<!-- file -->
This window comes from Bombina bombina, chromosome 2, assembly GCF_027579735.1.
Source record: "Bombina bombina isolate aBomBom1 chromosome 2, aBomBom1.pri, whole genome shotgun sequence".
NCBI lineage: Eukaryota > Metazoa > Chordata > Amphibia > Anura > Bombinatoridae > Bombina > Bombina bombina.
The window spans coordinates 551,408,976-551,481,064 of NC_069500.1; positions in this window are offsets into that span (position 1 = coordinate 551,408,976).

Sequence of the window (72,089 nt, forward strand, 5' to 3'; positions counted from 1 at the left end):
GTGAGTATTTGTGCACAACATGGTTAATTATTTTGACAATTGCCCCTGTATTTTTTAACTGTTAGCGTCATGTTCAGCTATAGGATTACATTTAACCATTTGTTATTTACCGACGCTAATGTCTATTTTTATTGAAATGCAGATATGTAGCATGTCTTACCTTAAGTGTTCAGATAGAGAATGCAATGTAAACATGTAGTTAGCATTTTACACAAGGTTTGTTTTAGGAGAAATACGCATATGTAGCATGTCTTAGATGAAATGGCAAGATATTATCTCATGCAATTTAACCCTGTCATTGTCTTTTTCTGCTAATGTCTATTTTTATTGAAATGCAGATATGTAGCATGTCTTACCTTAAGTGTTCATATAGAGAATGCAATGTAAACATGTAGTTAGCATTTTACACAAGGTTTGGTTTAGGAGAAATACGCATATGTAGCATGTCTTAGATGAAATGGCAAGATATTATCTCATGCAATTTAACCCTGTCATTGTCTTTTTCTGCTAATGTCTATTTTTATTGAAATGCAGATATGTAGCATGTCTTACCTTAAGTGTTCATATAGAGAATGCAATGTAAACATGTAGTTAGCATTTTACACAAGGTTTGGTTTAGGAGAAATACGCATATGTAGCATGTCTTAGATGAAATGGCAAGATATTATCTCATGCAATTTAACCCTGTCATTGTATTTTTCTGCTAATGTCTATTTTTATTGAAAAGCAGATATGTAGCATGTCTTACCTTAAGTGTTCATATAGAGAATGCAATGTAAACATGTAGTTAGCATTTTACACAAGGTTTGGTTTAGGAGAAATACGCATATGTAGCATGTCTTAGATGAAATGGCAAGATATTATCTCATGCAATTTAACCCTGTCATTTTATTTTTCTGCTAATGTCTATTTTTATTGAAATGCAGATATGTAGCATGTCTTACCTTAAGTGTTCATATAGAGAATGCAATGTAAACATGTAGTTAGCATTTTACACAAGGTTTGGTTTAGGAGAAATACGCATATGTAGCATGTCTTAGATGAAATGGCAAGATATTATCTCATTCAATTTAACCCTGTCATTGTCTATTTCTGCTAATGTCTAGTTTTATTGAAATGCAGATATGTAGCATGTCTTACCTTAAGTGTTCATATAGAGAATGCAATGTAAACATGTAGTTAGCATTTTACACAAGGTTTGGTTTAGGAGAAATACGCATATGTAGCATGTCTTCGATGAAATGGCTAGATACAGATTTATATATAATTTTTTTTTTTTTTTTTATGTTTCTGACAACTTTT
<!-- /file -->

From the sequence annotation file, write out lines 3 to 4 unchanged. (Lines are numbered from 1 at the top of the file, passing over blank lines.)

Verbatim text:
NCBI lineage: Eukaryota > Metazoa > Chordata > Amphibia > Anura > Bombinatoridae > Bombina > Bombina bombina.
The window spans coordinates 551,408,976-551,481,064 of NC_069500.1; positions in this window are offsets into that span (position 1 = coordinate 551,408,976).